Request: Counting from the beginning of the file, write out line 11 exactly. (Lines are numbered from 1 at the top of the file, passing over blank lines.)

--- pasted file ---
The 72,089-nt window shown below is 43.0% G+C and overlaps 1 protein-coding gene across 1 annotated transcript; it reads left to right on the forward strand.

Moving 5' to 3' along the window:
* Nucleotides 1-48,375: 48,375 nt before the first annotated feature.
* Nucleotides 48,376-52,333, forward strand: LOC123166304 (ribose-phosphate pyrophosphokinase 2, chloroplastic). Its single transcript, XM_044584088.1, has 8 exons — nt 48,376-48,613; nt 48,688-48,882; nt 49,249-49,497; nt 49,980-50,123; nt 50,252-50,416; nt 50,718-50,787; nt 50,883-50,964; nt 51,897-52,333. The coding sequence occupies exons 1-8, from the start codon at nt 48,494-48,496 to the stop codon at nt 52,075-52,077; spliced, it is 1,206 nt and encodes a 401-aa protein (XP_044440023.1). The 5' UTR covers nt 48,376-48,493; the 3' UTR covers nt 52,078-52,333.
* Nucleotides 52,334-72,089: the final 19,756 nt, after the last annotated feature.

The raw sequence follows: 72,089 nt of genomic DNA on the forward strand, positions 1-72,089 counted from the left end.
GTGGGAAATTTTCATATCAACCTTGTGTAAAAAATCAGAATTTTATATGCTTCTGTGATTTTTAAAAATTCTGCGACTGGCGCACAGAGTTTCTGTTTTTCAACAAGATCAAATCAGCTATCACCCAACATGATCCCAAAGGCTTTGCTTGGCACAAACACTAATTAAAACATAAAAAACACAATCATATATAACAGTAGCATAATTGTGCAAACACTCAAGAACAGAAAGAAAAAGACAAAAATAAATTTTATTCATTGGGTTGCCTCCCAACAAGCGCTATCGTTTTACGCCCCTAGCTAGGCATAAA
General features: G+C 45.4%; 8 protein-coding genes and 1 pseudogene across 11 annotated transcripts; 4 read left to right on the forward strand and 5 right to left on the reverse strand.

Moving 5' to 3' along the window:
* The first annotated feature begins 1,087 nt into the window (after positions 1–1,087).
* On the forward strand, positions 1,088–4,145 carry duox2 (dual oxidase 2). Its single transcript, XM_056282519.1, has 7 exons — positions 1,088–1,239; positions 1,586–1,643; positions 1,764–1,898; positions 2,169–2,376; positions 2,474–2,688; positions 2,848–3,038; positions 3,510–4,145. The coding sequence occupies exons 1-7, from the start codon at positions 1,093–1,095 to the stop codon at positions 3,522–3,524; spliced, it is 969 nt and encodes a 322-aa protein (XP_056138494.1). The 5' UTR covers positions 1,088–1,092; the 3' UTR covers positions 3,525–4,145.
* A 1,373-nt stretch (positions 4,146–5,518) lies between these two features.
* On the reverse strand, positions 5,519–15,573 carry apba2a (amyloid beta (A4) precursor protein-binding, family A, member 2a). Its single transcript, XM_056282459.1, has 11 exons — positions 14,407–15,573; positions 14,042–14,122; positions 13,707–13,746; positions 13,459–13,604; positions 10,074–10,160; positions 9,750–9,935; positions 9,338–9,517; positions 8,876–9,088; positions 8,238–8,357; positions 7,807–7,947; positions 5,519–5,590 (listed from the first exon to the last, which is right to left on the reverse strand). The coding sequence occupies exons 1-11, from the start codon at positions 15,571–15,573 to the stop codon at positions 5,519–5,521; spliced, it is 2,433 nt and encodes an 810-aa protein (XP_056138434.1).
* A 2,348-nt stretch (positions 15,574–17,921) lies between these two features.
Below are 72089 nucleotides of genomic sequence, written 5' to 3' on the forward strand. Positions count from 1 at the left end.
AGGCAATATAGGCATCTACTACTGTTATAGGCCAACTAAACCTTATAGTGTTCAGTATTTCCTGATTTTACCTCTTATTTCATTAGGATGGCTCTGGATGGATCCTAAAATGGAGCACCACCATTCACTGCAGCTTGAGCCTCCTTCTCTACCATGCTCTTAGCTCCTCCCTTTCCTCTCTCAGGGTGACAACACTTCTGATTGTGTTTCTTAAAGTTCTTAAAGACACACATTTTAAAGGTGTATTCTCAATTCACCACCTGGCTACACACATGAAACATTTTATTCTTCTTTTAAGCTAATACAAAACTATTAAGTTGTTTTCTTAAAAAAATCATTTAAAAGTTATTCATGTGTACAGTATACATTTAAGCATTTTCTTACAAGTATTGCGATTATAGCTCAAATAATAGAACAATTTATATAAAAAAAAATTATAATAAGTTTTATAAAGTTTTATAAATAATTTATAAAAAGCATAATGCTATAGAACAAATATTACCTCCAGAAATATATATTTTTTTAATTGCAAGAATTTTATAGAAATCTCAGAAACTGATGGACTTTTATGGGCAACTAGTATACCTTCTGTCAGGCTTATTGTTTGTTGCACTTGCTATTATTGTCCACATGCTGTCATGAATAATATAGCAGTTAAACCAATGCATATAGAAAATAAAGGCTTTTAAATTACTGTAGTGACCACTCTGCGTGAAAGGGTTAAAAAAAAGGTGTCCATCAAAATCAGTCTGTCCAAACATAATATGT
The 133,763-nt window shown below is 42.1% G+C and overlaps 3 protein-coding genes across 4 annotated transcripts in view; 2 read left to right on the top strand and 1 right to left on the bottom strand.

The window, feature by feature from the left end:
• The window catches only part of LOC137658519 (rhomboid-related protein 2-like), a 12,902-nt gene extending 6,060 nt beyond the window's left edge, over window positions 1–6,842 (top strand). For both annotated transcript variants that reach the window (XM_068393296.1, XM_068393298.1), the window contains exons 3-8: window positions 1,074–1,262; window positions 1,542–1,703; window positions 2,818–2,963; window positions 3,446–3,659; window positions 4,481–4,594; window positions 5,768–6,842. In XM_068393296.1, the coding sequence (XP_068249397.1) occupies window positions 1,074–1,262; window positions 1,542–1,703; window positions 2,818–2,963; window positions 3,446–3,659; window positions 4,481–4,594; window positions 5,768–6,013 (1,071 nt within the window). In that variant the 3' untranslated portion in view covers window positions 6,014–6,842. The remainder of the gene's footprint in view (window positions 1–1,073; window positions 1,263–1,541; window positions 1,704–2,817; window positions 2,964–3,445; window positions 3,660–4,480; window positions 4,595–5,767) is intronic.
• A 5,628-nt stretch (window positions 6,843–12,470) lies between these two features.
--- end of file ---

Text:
* On the forward strand, positions 1,088–4,145 carry duox2 (dual oxidase 2). Its single transcript, XM_056282519.1, has 7 exons — positions 1,088–1,239; positions 1,586–1,643; positions 1,764–1,898; positions 2,169–2,376; positions 2,474–2,688; positions 2,848–3,038; positions 3,510–4,145. The coding sequence occupies exons 1-7, from the start codon at positions 1,093–1,095 to the stop codon at positions 3,522–3,524; spliced, it is 969 nt and encodes a 322-aa protein (XP_056138494.1). The 5' UTR covers positions 1,088–1,092; the 3' UTR covers positions 3,525–4,145.